The U.S. Department of Veterans Affairs estimates that PTSD afflicts:
While many vets today seek PTSD treatment through cognitive behavioral therapy and other traditional methods, more and more vets are finding help through less traditional forms of therapy. Consider the following:
Equine Assisted Psychotherapy for PTSD has gathered the attention of the U.S. Department of Veterans Affairs, which has provided grants for practitioners to run equine assisted therapy groups with troops returning from Afghanistan and Iraq. Preliminary results are favorable, suggesting statistically significant rates of change.
The Equine Assisted Growth and Learning Association (EAGALA) also evaluated treatment of members of the Georgia National Guard where deployments averaged two years or more. The study revealed that 100 percent of soldiers who completed therapy had dramatically reduced stress levels.
Animal-assisted therapy has shown evidenced-based efficacy in patients including war veterans with PTSD, depression, anxiety, attention-deficit/hyperactivity disorder, conduct disorders, dissociative disorders, and other chronic mental illnesses.
Calico Junction, Hohenwald, TN
Horses that Heal, Avalon Farms in Fayetteville, North Carolina
Hope thru Horses, Lumber Bridge, North Carolina
Strengthening Strides, Raeford, North Carolina
Horses for Heros, Central Kentucky Riding for Hope, Lexington, Kentucky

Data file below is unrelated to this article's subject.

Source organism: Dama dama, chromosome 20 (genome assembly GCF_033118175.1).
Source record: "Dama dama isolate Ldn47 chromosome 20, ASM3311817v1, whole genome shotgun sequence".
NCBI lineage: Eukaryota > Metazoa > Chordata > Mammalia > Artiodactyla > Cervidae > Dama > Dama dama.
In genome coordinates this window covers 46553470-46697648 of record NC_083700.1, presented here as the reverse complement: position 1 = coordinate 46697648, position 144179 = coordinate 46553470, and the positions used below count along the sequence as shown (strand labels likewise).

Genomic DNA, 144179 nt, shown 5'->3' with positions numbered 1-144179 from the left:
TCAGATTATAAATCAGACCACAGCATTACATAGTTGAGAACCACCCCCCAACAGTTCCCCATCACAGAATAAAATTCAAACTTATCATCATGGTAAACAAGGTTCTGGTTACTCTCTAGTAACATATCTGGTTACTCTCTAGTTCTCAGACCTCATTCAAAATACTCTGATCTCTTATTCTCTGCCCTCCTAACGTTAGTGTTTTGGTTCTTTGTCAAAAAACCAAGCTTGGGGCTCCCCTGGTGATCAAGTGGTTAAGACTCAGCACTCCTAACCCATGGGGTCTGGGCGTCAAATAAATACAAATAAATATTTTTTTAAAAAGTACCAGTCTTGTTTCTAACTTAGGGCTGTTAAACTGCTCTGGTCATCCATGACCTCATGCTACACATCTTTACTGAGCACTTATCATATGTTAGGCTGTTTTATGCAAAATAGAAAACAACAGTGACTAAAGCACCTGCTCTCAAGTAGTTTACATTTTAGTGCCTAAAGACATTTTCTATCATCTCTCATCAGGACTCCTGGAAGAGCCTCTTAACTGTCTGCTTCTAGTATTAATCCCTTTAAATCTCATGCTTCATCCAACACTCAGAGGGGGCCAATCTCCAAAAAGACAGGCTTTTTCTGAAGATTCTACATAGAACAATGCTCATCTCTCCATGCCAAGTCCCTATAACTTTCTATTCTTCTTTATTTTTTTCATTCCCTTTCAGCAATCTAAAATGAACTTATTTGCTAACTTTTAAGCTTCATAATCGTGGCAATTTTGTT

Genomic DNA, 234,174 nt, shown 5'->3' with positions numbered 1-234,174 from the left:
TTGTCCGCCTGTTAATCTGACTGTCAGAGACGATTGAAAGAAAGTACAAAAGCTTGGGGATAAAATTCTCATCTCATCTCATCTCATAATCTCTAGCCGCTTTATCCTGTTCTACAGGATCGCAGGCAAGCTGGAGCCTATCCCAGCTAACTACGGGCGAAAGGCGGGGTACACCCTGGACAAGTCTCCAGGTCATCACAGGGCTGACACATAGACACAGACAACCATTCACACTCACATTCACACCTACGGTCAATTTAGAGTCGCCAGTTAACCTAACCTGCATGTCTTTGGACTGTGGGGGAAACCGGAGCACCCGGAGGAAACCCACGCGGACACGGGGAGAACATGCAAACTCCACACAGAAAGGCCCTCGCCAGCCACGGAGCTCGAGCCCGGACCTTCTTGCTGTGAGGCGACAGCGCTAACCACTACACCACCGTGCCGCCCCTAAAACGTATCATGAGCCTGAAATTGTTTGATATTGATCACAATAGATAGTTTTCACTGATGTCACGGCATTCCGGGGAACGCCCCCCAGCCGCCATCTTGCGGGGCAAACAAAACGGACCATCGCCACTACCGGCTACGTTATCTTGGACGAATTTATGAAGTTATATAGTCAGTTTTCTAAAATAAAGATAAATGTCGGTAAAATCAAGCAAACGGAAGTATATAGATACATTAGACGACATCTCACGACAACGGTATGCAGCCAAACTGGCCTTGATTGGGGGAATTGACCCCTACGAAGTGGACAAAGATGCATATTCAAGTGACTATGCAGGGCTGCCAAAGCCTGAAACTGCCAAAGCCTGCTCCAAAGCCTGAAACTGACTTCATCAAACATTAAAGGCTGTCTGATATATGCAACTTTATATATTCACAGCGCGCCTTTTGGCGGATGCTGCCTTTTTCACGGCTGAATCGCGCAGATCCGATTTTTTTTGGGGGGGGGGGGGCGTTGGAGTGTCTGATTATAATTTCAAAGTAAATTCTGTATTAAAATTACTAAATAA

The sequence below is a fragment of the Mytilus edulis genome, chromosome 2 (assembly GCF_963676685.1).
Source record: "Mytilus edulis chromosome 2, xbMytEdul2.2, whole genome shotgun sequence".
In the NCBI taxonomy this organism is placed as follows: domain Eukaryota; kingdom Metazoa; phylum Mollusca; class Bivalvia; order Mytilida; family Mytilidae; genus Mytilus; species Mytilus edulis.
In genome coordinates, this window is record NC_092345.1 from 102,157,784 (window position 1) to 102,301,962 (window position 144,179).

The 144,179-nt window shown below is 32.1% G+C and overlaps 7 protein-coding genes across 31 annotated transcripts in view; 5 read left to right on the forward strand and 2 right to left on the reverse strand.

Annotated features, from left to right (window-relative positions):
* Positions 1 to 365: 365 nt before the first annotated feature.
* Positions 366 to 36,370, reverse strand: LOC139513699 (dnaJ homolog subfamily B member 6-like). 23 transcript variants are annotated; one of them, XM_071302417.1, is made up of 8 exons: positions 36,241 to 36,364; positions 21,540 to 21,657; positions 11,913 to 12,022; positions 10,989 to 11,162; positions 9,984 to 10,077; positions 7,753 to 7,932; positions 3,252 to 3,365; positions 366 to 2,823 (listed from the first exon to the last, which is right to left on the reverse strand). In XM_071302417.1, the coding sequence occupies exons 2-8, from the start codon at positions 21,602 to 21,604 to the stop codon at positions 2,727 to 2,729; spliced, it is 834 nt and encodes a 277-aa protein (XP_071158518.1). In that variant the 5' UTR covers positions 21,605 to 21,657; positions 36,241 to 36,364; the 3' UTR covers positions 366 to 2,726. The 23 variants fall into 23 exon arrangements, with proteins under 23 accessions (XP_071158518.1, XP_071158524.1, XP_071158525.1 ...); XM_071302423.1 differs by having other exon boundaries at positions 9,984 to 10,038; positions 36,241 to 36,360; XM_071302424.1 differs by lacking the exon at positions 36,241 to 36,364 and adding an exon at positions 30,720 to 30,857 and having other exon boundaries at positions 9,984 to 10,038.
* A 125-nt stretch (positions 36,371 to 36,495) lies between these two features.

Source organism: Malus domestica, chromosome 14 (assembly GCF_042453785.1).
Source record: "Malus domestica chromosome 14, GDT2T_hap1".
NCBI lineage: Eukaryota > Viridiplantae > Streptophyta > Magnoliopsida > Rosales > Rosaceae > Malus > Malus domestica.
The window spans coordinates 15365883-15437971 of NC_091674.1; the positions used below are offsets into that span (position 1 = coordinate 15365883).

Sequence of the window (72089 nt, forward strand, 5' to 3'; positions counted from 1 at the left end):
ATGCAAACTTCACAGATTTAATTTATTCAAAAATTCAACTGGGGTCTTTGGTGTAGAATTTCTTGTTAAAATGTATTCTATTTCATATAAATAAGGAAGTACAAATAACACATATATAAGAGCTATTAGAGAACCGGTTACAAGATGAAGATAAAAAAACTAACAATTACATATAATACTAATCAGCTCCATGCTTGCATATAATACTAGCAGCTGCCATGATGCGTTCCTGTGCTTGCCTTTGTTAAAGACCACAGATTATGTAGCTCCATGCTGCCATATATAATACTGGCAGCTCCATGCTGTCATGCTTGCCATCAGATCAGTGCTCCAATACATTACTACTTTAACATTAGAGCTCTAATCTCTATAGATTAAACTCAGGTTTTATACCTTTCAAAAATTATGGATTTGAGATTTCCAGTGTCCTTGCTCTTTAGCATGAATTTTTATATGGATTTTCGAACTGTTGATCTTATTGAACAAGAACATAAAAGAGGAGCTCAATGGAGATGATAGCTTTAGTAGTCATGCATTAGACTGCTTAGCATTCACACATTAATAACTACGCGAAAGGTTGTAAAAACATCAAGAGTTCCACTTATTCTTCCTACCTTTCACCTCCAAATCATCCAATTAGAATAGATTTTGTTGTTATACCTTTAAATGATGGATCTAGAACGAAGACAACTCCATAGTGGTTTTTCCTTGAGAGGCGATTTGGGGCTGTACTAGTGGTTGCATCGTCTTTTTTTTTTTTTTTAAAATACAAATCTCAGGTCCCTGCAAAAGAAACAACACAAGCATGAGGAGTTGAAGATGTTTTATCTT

Obtain a nationwide equine therapy list for vets from Operation We are Here
The VA offers art therapy in 15 VA medical centers across the nation. Veterans who participate in art therapy find ongoing mutual support, learn to understand and cope with their symptoms, and enhance their strengths and abilities to re-enter their communities, and improve their outlook on life.
Veterans Writing Project
Combat Paper Project
Operation Oak Tree, Chicago
Programs through Veteran’s hospitals and the American Art Therapy Association
The Foundation for Art and Healing
Photography, The Foundation for Art and Healing
In recent years, the VA has doubled the number of music therapists in VA hospitals and rehab centers. Studies show that music can trigger the brain to release chemicals that distract the body from pain. When music reaches the brain’s auditory cortex, communication takes place between the cortex and the brain’s areas that control emotion, memory, and motor control.
What about you? Have you participated in a program that has assisted your healing from trauma and PTSD? How did it help you? We’d love to hear from you.